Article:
Attitudes and barriers to intimate partner violence screening and follow-up during prenatal care as reported by survivors in the El Paso, Texas region

Luz Maria Luna, University of Texas at El Paso

Abstract

About 37.1% of Hispanic women in the United States have experienced intimate partner violence (IPV) (Breiding, 2014). In Texas, family violence cases among women comprised 73% of the total complaints (Texas Department of Public Safety 2012), and fatalities of women by an intimate partner totaled 102 women in 2011 (Office of Court Administration, 2013). In El Paso, Texas, the Center Against Sexual and Family Violence (CASFV) received 823 people in its emergency shelter from 2012 to 2013 and 70% of those residents were women (Center Against Family Violence, 2015). The Healthy People 2020 has assigned developmental objective IVP-39, under the Injury and Violence Prevention topic, to reduce violence by current or former intimate partners (U.S. Department of Health and Human Services, 2013). ^ IPV occurring prior to pregnancy may continue through it in 59% of women and IPV with related homicide is a leading cause of death by injury among pregnant women (Dunn & Oths, 2014). Health care providers have a unique opportunity to identify IPV. Two out of every five femicide victims requested medical attention one year prior to the fatality (Sharps, Koziol-McLain, Campbell, McFarlane, Sachs, & Xu, 2001). The American Congress of Obstetricians and Gynecologists recommends providers to screen for IPV throughout pregnancy (ACOG, 2014). It is estimated that only about 22-39% of pregnant women are screened for IPV during prenatal care (Anderson, B., Marshak, H., & Hebbeler, D., 2002). Nevertheless, the communication about IPV between health care providers and survivors can be limited by factors including linguistic barriers (Schouten & Meeuwesen, 2006), and fear of retaliation (Rodriguez, M. A., Bauer, H. M., McLoughlin, E., & Grumbach, K., 1999). Moreover, it has been documented that Hispanics are less likely to report abuse (Anderson et al., 2002) and to receive timely prenatal care (Bengiamin, Capitman, & Ruwe, 2010), compared to other ethnicities. ^ This mixed methods exploratory study documents the frequency of IPV screenings and follow-ups during pregnancy among IPV survivors and examines the attitudes and the barriers related to the communication about IPV between the survivor and the prenatal care provider. A standardized semi-structured individual interview guide was used to collect quantitative and qualitative data from 13 participants. The participants were adult women who had utilized services from the CASFV in El Paso, Texas during the last three years, had delivered at least once during the last three years, and had one prenatal care visit during the last pregnancy. Quantitative data were entered, cleaned, and analyzed for descriptive statistics related to study aims using Microsoft Excel. ^ Qualitative data were transcribed, translated and coded to identify emergent themes and categories. There were only two cases of IPV screening reported by participants, although disclosure of IPV and referral did not occur. Emergent themes from data analysis include a positive perception of IPV screening, referral, and communication of the same with the provider, barriers for communication about IPV with the prenatal care provider, and provider-related characteristics such as being male and not speaking Spanish. The results of this study have implications for reducing the risk of IPV among women of Mexican origin, especially along the U.S.-Mexico border by increasing the effectiveness of IPV communication with care providers during the prenatal period.^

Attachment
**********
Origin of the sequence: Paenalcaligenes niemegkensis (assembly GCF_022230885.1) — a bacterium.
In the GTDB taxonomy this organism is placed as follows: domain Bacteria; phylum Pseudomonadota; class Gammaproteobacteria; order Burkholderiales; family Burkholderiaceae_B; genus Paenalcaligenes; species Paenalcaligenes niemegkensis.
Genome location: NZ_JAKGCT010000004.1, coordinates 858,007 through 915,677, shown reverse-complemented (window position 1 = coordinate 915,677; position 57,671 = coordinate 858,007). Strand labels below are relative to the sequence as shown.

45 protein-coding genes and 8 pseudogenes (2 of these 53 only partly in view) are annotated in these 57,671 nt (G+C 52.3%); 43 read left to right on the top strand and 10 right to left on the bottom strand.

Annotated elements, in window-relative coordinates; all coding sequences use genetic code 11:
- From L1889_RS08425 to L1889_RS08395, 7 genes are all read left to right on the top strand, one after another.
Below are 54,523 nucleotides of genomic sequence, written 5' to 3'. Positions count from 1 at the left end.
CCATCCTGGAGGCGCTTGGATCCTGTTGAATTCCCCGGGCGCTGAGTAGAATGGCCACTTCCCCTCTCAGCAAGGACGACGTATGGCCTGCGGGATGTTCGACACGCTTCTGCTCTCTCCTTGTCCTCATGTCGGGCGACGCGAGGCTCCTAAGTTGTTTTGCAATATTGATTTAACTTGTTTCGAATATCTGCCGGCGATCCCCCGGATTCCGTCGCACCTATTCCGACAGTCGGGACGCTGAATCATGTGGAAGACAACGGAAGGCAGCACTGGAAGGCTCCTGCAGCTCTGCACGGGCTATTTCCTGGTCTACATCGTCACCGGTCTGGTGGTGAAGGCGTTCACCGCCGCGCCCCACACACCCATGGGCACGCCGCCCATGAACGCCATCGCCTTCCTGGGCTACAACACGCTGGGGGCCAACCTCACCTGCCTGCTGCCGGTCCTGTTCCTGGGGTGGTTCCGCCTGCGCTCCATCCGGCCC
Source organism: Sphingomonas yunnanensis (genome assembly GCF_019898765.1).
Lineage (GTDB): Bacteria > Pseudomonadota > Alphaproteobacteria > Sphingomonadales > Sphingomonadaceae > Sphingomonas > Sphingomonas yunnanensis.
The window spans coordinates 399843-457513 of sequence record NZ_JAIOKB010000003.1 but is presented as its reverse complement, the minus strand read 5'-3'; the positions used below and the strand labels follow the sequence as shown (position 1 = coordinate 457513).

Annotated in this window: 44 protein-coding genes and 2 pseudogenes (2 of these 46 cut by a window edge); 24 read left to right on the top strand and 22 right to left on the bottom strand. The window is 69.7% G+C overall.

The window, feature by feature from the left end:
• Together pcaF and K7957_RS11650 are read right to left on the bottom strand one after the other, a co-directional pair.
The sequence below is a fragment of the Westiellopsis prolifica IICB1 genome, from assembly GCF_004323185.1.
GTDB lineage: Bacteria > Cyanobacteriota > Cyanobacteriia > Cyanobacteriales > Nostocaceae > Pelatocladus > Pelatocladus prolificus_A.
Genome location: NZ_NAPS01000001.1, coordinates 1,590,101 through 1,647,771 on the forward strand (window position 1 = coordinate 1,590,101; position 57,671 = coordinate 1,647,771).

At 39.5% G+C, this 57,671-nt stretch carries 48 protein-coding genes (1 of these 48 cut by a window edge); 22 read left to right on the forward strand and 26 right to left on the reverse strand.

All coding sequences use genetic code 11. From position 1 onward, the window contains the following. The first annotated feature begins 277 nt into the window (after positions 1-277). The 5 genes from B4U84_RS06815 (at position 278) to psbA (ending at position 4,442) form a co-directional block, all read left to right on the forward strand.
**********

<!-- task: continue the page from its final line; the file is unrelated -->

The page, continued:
Subject Area

Obstetrics|Health sciences|Public health

Recommended Citation

Luna, Luz Maria, "Attitudes and barriers to intimate partner violence screening and follow-up during prenatal care as reported by survivors in the El Paso, Texas region" (2016). ETD Collection for University of Texas, El Paso. AAI10118796.
http://digitalcommons.utep.edu/dissertations/AAI10118796

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